5 '90s Girl Band Reunions We'd Die to See

Wild Flag might be gone, but Sleater-Kinney might still live on. In a recent interview with Stereogum, Portlandia co-creator and former Sleater-Kinney/Wild Flag member Carrie Brownstein hinted at a possible Sleater-Kinney reunion, saying "I would be curious to know what the rest of the story is with that band."

But Sleater-Kinney isn't the only important female rock band from the '90s. From the Riot Grrrl movement to the co-opting of that "girl power" attitude by the Spice Girls, the '90s had some incredible women making incredible movement. Sure, not all of these women chose to associate themselves with Riot Grrrl, especially after the controversial (and often offensive and patronizing) coverage the movement received in the press. And hey, band reunions aren't always is good in reality as they are in theory (even the Spice Girls weren't immune). But here's some of the women who rocked the '90s that we'd wouldn't mind seeing again.

Image: Getty Images

by Caroline Pate

Bikini Kill

The most obvious choice for any lover of hard-hitting, female-positive bands, especially with the recent release of The Punk Singer documentary about lead singer Kathleen Hanna. While it’d be great to pogo to “Suck My Left One” live in the 21st century, it’s probably for the best. Hanna has moved on from her Bikini Kill days with bands like Le Tigre and The Julie Ruin (with Bikini Kill bassist Kathi Wilcox).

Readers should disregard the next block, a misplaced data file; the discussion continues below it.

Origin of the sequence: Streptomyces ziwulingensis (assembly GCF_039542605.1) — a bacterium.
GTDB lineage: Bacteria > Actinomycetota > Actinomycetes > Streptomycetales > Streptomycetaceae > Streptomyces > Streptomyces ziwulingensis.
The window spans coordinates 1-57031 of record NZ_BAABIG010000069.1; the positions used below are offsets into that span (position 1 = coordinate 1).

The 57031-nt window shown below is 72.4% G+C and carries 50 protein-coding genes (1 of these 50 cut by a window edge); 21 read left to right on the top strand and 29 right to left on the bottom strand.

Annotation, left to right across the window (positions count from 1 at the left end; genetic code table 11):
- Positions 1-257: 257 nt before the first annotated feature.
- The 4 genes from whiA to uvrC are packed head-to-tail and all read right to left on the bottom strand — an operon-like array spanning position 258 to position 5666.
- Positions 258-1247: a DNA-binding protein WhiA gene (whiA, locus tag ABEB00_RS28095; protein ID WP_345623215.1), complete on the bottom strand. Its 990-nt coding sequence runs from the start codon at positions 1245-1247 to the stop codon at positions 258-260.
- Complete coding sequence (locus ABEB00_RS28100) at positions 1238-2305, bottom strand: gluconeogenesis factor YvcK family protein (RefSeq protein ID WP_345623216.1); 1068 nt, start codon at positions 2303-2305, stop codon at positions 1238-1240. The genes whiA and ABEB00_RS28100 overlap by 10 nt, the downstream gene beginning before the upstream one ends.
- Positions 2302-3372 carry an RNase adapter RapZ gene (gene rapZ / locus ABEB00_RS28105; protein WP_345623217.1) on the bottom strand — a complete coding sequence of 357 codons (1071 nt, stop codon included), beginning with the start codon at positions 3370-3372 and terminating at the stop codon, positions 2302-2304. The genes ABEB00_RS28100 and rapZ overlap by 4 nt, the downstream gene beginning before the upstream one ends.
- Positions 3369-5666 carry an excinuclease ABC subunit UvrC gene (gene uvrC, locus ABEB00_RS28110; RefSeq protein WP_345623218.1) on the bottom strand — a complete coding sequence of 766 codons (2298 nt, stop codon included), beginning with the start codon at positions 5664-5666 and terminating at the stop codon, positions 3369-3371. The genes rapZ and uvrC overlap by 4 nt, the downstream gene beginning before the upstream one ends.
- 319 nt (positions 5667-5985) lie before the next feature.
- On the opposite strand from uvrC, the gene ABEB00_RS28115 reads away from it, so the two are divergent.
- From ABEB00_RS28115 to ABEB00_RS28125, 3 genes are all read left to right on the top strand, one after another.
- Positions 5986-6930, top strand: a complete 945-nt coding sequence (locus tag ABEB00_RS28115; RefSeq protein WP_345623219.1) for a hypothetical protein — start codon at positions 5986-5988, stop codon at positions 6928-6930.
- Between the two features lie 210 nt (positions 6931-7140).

Image: Getty Images

Astrid Stawiarz/Getty Images Entertainment/Getty Images


Although not as active as Hanna in recent years, Bratmobile were equally important to the Riot Grrrl movement. With a snotty attitude and minimalistic guitars, Bratmobile set a tone that many bands have tried to imitate since. Although there have been a couple releases in the early 2000’s, chances of a reunion look slim, but would be no less exciting.

Image: Wikimedia Commons

Huggy Bear

Polarizing, experimental, and unabashedly queer, Huggy Bear were fierce revolutionaries back in the ’90s, rebelling against Britain’s major labels — it’d be even more exciting to see how they’ve changed and what they still want to change today.

Image: Wikimedia Commons

Babes in Toyland

Heavy and hard-hitting, Babes in Toyland achieved some popularity back in the ’90s, but flamed out back in the early 2000’s. Popular, female-fronted heavy rock bands are few and far between these days, so there’s a lot a Babes in Toyland could offer in today’s musical landscape.

Image: Wikimedia Commons

Veruca Salt

A little more pop-punk and tuneful, Veruca Salt may not have been as iconic as Bikini Kill, but “Seether” remains an essential ’90s song that’s aged well. And so has the band: they announced a reunion last year, and have said they’ll be releasing an album this year.

Image: Wikimedia Commons